Guns Rifles

How to Make the Perfect Follow-Up Shot with a Rifle

Your first inclination will be to panic—don't. Stay calm and rely on your practice to make a clean, ethical follow-up shot
Tyler Freel Avatar
Don't panic when you make a follow-up shot.
Panicking will only lead to poor shot placement on a follow-up. Tyler Freel

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In a perfect world, we would only need to take a single rifle shot to kill a wild animal. But unfortunately, that’s not the way things always work out. Sometimes we must take follow-up shots. Whether it’s a clean miss, or the animal needs a second (or third) shot to put it down as fast as possible, follow-up shooting is a skill many hunters don’t practice enough.

It can be a very difficult skill to master because you’re trying to place accurate shots on alert or fleeing animals. You are also often making these shots from less-than-optimal positions, when your adrenaline is at its peak, and you only have a few moments to fire a second round. Successful follow-ups almost always occur in fluid situations that require skill, calm, and cognitive calculation. So how do you make the most effective, ethical follow-up shot?

Staying Calm is Key

Certainly, good, flexible marksmanship is an essential skill for giving yourself a chance at a precise follow-up shot, but the best thing you can do is stay calm. I once saw a hunter shoot at a Dall ram. He was unsure of whether or not he hit the sheep and proceeded to burn through several more rounds of 7mm as the ram ran away from us at over 800 yards.

Throwing lead in the general direction of the animal you’re trying to take will not result in a dead critter, but it will almost certainly worsen the situation. You could make another inaccurate shot that strikes the animal but does not kill it. Or worse yet, you could shoot another animal that’s in close proximity to the one you are aiming at, which is unethical, maybe illegal.

For instance, I once shot at a blacktail buck offhand and missed. He took off running, passing behind a clump of trees with another buck in front. When they appeared on the other side, I shot, folding the deer, but when I got there, I realized it was a totally different deer that I hadn’t seen. In that situation I had three tags, and could shoot does or bucks, so I wouldn’t have been in trouble had I hit both deer. But a situation like that can produce some pretty damning results and often it’s just better not to shoot. You have to be able to make that determination.

You also have to find a healthy balance between speed and calculation in your shots. Rather than simply trying to get lead downrange as quickly as you can, take a second to assess the situation as it’s unfolding. This will help you stay calm and give you a reasonable chance at connecting.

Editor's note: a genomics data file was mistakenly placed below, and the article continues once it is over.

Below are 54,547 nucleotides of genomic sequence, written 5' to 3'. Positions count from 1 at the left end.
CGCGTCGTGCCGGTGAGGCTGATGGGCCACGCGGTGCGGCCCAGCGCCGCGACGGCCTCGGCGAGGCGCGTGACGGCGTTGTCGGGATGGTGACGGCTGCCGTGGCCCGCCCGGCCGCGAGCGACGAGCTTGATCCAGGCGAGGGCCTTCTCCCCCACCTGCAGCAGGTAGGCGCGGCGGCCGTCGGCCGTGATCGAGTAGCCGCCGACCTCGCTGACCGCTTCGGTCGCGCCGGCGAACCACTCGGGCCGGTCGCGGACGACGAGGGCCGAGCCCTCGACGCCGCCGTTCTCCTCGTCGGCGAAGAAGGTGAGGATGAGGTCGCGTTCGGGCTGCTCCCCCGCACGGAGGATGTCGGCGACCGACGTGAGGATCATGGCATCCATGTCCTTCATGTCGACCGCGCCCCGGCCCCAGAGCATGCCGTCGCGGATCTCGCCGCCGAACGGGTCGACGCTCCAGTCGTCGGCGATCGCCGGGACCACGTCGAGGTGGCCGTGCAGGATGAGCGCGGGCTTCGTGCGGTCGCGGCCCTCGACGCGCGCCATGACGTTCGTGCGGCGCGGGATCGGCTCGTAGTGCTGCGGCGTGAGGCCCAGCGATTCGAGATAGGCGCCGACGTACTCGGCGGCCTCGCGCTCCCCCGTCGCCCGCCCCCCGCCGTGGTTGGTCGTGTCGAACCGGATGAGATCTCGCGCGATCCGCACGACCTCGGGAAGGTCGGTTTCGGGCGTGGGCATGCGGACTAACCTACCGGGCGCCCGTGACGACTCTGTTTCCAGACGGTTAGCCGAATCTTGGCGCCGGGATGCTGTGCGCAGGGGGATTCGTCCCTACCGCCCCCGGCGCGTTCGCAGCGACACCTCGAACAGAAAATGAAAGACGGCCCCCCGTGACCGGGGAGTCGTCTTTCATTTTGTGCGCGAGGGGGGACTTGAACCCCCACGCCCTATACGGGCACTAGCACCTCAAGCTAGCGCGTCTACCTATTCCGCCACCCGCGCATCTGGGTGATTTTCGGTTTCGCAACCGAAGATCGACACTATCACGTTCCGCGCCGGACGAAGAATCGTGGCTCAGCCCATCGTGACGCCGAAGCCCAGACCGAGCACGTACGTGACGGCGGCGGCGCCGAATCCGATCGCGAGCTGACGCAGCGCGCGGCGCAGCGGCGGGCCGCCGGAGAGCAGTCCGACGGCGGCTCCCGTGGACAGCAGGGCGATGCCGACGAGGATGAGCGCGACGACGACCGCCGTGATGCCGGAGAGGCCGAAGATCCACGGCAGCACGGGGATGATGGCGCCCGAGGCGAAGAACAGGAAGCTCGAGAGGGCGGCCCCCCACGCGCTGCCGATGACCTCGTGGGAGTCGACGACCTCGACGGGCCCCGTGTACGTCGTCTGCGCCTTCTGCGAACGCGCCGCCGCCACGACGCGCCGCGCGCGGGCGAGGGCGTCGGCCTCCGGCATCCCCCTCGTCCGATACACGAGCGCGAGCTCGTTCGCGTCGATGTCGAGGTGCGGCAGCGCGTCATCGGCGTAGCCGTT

Keep Ranging Your Target

Two more key factors to keep in mind if you’re making a follow-up shot are range and wind conditions. I once cleanly missed a ram five times because I failed to account for the steep angle I was shooting at. I wasn’t shooting haphazardly, I just failed to realize that I needed to adjust my aim point. I know of several instances where hunters make a hit with their first shot, but when the animal moved, the hunter failed to monitor distance and make the proper adjustments, causing a miss each time.

Although it takes extra time, a proper yardage estimate is something you can’t ignore. Whether you’re making manual adjustments or using Kentucky windage, you have to account for the distance you will be shooting out to. You wouldn’t try to ring steel at the range from a variety of yardages without making rilfescope adjustments. The same holds true for shooting an animal. So, use a rangefinder to determine the yardage so you can determine the proper holdover or turret adjustments.  

Get More Comfortable with Longrange Shots

Aside from staying calm and analytical, you must practice. Improvised positions, moving targets, finding longrange aiming solutions quickly, and shooting from a wide variety of ranges are all great way to improve your shooting ability. Taking longrange shots on wild game is hard, and not every hunter will be proficient at it.

But you should try those longer shots at the range, so that when a follow-up shot is needed in the field, it will be easier. You will be conditioned to better know your aimpoint and make that second shot more quickly instead of panicking.  Also, you might not have an immediate clear second shot or you might have to wait for the animal to stop running. That could result in a longer follow-up shot, so it pays to be ready to shoot at distance.

When Not to Shoot

One of the most important factors in recovering an animal you’ve hit, or not wounding it if you missed the first shot, is knowing when NOT to take follow up shots. Sometimes the best decision is to hold off on taking an immediate follow-up shot on an animal you know you’ve missed or wounded. Each situation is its own can of worms, but the goal of any follow-up shot you take should be to end the situation, not make it worse.

Sometimes you must push the envelope beyond what you’re comfortable with. But, if the animal is running off, and you don’t have confidence in a high likelihood of a good hit, it’s almost always smarter to wait for a better opportunity, rather than make the animal tougher to recover. Sometimes it’s better to wait and check for blood before proceeding, even if it means you might lose the animal you missed. Because if you take a dicey follow-up shot after you have wounded an animal and it misses, that critter could run for miles, and you may never find it.

Every hunting situation is unique, and there’s often not a clear right or wrong decision when it comes to follow-up shots, but if your shooting skills are sharp, and you can maintain composure and smart decision-making, you’ll have the best chance at connecting when it matters most.